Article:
– Absolutely, that listing, it’s so invaluable for optometrists nowadays.
– I think you’re building that report, so for the patient, you’re taking that time to learn about them, but of course we’re learning about them for a greater purpose, because that’s how we’re going to figure out how we can help you. I ask my patients, what do you do for fun, what do you do for work, you know. And it’s like yes, I want to know what your career is and your loves and your passions and all that stuff too, but I want to dial in to understand like your indoor and outdoor lighting setups, how many screens are you looking at work, how long are you on the computer during the day? Without asking specifically those questions like are you on the computer during the day, how many hours in front of a computer do you spend? That feels kind of canned and impersonal after a while. You need to get that information, but in a conversational way.
– Everyone likes to talk about themselves, you know, everyone wants to talk about themselves. Everybody wants to be the rockstar, the superstar, the Hollywood actor or actress. Everyone wants to be on that pedestal so just let someone talk about themselves, that’s all you have to do.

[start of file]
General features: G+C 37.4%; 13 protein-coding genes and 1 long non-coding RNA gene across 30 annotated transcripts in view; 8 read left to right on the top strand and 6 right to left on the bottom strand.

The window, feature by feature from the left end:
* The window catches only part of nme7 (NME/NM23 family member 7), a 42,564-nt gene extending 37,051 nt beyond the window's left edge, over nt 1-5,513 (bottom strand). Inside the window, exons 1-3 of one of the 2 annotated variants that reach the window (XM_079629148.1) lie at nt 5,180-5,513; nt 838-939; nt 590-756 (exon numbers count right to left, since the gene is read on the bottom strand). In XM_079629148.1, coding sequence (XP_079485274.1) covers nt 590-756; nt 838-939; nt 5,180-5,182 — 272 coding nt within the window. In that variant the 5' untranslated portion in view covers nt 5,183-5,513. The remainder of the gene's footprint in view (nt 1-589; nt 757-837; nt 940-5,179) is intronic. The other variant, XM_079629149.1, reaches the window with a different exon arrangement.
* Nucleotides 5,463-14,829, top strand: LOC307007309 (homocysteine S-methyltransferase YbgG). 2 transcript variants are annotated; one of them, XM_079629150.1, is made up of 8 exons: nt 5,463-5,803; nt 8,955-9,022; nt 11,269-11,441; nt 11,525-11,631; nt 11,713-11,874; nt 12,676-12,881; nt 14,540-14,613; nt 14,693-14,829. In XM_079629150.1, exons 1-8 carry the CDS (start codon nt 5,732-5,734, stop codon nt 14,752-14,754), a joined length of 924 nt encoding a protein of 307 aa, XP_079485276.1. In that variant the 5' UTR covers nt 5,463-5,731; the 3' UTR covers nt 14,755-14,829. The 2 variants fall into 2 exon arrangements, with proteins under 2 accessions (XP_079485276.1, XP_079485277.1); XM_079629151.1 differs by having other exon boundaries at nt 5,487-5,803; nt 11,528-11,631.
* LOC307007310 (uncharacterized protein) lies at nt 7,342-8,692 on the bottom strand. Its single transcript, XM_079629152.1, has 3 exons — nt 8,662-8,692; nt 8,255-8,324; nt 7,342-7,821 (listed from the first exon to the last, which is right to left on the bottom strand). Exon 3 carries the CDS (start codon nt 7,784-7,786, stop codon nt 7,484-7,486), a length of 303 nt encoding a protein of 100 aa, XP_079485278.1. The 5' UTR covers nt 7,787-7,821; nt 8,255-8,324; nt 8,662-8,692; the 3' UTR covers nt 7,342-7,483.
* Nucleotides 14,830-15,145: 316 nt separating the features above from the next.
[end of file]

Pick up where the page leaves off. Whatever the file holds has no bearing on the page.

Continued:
– Oh, another thing, another big tip. They’re giving you that information, do not ask them like you’ve never met them before next year, so document in the chart what they’ve told you about their hobbies and what they do for work. So next year it’s like you remembered. You know, those two minutes that you spent.
– Yeah, even with that Jen, I always document the kids’ names or how many kids they have, where they work, where they like to take vacations, what their hobbies are, stuff like that because it’s good conversation prior to walking into the exam room, that way you have something to engage with them and get that intimate relationship with them as well. So, I’ll always, always document. And even my staff, they know to look in a certain area to see the notes that I’ve written about the patient. It could be good notes, it could be bad notes, so you know how to be prepared for the patient. If there was something we jacked up last year, we know that we need to have gentle hands with them and just make the examination beyond their expectations to make up for last year if we jacked something up, you know so it’s really important to document the conversation that you had so you don’t go in looking like a complete idiot, saying the same thing over and over, as Jen had mentioned.